Snapchat’s advertising revenue is likely to climb as we move deeper into the year.
Defying the Odds
Despite a challenging year for Snapchat’s advertising model, the mobile video sharing platform is positioned to increase its ad revenue by 24% this year, hitting $832.1 million, as per a recent forecast by research firm eMarketer.
The report also revealed that the company will likely achieve double-digit revenue gains over the next two years, and is on pace to break the $1 billion mark in US net advertising revenue.
Image Source: eMarketer
Busy Behind the Wheel
These growth statistics can largely be attributed to the series of changes Snapchat has made over the past year to try and deal with other rival video sharing mediums, mainly Instagram.
Additionally – and perhaps most importantly – the company’s pivot to offering a programmatic advertising model has resulted in more advertisers investing some of their budget behind the platform. Since the implementation of programmatic ads, Snapchat’s CPM has remained under $10 – a bargain price for brands looking to spread more social awareness.
“Self-serve programmatic buying has expanded Snapchat's reach to more advertisers, especially small and medium-sized businesses that can invest in ads at lower bid prices. However, moving the vast majority of their ad inventory into this lower cost structure has tempered earlier growth estimates,”
stated eMarketer’s Senior Forecasting Director, Monica Peart in a recent statement.
Before this shift in pricing, Snapchat was rumored to have tried to charge brands a staggering $750,000 per day to place ads on its platform.
Nearing the Plateau
Even though these are promising signs for Snapchat’s advertising program, there are still lots of concerns swirling around the company and its future.
For starters, the 24% increase only moves its share of the market in the U.S. to 0.6%, a very small portion compared to Google, Amazon, and importantly – it’s rival Facebook, which has been experiencing tremendous growth with Instagram recently and updating the image-sharing platform more frequently than Snapchat has been able to keep up with.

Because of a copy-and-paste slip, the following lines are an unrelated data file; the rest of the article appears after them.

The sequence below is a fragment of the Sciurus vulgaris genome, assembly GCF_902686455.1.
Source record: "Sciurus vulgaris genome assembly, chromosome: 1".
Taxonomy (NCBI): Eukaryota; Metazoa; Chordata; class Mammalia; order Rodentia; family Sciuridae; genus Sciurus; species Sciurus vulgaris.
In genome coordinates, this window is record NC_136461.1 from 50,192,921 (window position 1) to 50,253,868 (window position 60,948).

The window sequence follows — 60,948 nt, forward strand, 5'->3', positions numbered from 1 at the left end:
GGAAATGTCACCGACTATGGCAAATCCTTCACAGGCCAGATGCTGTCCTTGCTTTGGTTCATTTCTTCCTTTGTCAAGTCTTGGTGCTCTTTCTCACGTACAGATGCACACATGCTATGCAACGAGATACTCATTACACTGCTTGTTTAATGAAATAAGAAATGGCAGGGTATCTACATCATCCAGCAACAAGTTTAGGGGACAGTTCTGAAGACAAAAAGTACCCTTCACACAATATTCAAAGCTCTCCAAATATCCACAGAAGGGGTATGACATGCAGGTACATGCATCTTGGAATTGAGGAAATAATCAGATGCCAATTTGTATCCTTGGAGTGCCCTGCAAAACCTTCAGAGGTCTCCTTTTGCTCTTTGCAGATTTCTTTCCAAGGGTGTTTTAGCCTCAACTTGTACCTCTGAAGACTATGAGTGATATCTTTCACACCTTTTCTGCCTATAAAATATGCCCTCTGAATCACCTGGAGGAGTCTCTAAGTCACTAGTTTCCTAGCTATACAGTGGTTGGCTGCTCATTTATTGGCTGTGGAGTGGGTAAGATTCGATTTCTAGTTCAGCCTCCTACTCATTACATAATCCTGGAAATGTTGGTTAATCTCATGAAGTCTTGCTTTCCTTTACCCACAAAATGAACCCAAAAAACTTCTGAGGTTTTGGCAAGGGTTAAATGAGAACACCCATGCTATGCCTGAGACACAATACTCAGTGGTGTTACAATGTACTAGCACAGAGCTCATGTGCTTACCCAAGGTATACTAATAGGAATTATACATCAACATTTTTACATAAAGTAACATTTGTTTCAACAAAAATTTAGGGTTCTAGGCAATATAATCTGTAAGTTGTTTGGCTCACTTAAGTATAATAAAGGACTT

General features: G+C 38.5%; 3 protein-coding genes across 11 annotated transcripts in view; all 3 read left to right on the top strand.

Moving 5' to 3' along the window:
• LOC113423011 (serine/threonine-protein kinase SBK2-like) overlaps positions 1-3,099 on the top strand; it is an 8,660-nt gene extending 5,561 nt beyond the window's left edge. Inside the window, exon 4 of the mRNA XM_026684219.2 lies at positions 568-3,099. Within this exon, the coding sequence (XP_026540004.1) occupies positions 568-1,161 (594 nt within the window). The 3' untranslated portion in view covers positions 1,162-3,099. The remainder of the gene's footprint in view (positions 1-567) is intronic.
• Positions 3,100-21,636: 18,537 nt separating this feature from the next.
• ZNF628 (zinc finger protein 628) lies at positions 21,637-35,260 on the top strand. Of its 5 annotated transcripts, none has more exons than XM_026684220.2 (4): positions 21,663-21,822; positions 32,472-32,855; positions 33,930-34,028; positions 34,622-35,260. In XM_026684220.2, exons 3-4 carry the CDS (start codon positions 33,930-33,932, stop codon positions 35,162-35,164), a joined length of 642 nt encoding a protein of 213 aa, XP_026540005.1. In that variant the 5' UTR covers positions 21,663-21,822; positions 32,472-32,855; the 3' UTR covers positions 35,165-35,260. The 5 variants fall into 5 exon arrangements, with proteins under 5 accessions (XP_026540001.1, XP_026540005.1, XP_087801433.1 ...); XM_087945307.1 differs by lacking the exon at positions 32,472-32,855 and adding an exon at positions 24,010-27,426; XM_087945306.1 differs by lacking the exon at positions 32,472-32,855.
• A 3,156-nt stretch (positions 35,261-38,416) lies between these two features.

Another worrisome element is that Snapchat’s userbase seems to have hit the breaks. In Q4 2018, Snapchat’s global daily active user count was 186 million – the same number that was previously reported in Q3.
Snapchat’s monthly userbase is also not looking too promising, as eMarketer expects it to drop by 2.8% this year to 77.5 million.
Image Source: eMarketer
While there are plenty of pros and cons to drill down on with Snapchat, the important thing for marketers to take away from these findings is to line the medium up with your strategy. There are lots of benefits to a programmatic advertising model; it helps you budget more wisely through its heightened ability to target and optimize more efficiently, it’s great for scaling campaigns when you don’t have the resources that a large company might have at their disposal, it’s easier and better to measure your ad spend ROI, and of course – it’s inexpensive.
Snapchat’s demographic is also something you’ll want to make sure you analyze. The social platform does quite well with the younger crowd. 60% of Snapchat’s users are under the age of 25, and 78% of all American 18-24 year-olds use the platform in some capacity.
In a time where social videos are becoming increasingly more captivating to internet and mobile users, Snapchat may be worth shifting some budget into if you haven’t already done so. Despite the exponentially smaller userbase compared to some of the other giants out there, it’s still another way to distinguish yourself from spaces where your competitors might be. And for the small price tag that is associated with its programmatic model, the risk is relatively low.
If you have any questions about these findings, or other marketing tips and tricks in general, don’t hesitate to reach out to our performance management team. They’ll be happy to share their wisdom with you and point you towards some of the most promising mobile offers currently available.